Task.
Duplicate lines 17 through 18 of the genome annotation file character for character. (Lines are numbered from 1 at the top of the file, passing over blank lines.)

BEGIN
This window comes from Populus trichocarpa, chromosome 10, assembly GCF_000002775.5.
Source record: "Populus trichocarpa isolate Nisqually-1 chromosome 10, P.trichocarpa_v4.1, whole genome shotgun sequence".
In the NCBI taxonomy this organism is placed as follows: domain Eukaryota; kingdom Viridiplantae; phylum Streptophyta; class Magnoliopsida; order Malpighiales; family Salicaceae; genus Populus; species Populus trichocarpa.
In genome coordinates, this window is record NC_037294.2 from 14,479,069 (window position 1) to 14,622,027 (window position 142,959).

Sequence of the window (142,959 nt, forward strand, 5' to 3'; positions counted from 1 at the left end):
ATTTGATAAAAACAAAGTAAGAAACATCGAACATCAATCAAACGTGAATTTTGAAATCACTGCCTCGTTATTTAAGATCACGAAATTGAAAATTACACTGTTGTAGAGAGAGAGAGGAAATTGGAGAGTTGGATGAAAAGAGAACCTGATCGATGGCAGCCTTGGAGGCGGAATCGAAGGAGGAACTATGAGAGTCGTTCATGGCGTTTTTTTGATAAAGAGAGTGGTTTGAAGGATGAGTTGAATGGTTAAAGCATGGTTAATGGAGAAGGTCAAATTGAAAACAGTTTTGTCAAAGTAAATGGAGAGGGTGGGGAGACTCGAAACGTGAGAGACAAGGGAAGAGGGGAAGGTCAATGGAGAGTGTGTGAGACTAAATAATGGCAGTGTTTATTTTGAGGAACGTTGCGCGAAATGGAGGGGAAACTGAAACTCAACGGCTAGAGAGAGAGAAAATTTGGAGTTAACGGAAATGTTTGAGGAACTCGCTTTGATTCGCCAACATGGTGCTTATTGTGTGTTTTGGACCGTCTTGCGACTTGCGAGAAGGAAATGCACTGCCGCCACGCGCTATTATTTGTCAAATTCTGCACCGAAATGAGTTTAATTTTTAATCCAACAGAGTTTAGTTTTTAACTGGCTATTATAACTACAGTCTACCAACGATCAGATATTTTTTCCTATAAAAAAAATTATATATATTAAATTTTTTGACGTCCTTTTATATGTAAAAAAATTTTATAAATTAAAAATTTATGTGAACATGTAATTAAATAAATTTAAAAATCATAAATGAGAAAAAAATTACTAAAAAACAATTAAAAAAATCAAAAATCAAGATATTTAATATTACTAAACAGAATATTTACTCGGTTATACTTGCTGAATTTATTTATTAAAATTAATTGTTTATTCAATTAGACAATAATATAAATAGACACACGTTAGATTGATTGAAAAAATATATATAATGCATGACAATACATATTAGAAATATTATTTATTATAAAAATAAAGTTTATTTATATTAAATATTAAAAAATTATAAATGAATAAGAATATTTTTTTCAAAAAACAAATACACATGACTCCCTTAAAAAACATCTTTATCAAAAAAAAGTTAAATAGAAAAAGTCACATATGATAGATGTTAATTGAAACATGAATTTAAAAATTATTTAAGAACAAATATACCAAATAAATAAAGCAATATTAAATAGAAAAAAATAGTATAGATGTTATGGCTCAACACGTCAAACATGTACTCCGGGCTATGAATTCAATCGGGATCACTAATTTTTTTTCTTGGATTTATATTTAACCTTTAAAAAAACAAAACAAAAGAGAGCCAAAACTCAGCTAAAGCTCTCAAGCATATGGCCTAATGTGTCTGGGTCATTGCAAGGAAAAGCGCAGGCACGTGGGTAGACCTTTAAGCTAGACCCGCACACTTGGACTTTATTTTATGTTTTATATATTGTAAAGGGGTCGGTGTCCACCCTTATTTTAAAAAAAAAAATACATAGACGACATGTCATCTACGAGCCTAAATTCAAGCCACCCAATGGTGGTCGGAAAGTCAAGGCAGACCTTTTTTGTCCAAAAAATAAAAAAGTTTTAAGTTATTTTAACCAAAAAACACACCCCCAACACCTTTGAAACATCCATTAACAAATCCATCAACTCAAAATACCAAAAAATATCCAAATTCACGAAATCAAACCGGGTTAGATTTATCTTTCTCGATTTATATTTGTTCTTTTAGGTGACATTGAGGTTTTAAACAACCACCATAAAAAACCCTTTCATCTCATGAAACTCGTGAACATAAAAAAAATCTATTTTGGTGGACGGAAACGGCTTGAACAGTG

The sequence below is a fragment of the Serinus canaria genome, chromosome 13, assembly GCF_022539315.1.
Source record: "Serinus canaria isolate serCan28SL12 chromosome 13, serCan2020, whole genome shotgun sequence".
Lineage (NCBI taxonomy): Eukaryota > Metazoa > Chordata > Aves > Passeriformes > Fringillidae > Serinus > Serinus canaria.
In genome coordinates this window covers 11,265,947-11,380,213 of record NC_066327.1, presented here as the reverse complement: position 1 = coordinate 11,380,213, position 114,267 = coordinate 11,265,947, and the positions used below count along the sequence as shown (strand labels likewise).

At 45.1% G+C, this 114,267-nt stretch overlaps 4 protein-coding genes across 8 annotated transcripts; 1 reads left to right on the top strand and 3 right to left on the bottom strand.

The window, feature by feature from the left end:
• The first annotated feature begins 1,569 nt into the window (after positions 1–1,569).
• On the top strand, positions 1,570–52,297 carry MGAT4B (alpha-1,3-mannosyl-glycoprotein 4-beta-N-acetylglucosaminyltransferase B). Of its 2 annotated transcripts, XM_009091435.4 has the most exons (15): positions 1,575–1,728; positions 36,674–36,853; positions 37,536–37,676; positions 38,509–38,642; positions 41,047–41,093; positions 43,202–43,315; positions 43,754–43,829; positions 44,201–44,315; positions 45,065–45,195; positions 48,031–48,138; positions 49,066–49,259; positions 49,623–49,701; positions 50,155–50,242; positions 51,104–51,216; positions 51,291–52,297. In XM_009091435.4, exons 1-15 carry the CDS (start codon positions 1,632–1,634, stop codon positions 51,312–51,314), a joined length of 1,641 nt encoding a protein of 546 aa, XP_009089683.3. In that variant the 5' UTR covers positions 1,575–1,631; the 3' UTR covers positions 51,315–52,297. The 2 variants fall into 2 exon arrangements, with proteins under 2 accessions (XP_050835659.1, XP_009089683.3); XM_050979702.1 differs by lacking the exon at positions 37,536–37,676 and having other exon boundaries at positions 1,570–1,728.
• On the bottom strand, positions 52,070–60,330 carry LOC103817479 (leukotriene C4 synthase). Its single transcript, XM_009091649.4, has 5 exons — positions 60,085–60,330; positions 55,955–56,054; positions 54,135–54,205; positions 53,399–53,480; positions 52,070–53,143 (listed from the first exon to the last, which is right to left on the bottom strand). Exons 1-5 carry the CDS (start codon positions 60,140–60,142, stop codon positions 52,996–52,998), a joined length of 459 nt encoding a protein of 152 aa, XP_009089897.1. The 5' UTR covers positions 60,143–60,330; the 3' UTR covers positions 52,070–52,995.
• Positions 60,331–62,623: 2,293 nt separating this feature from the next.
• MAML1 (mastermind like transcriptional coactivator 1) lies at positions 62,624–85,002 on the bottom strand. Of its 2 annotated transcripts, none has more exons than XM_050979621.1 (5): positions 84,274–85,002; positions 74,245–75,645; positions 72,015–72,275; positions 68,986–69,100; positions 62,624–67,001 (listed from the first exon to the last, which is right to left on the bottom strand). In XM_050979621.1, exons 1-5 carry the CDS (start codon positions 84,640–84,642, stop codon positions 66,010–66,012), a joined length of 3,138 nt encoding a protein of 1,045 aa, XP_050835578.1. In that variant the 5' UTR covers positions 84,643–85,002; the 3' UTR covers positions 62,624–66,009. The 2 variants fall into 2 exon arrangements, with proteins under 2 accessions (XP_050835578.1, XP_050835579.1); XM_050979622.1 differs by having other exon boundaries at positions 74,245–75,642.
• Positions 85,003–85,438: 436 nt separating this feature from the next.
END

• MAML1 (mastermind like transcriptional coactivator 1) lies at positions 62,624–85,002 on the bottom strand. Of its 2 annotated transcripts, none has more exons than XM_050979621.1 (5): positions 84,274–85,002; positions 74,245–75,645; positions 72,015–72,275; positions 68,986–69,100; positions 62,624–67,001 (listed from the first exon to the last, which is right to left on the bottom strand). In XM_050979621.1, exons 1-5 carry the CDS (start codon positions 84,640–84,642, stop codon positions 66,010–66,012), a joined length of 3,138 nt encoding a protein of 1,045 aa, XP_050835578.1. In that variant the 5' UTR covers positions 84,643–85,002; the 3' UTR covers positions 62,624–66,009. The 2 variants fall into 2 exon arrangements, with proteins under 2 accessions (XP_050835578.1, XP_050835579.1); XM_050979622.1 differs by having other exon boundaries at positions 74,245–75,642.
• Positions 85,003–85,438: 436 nt separating this feature from the next.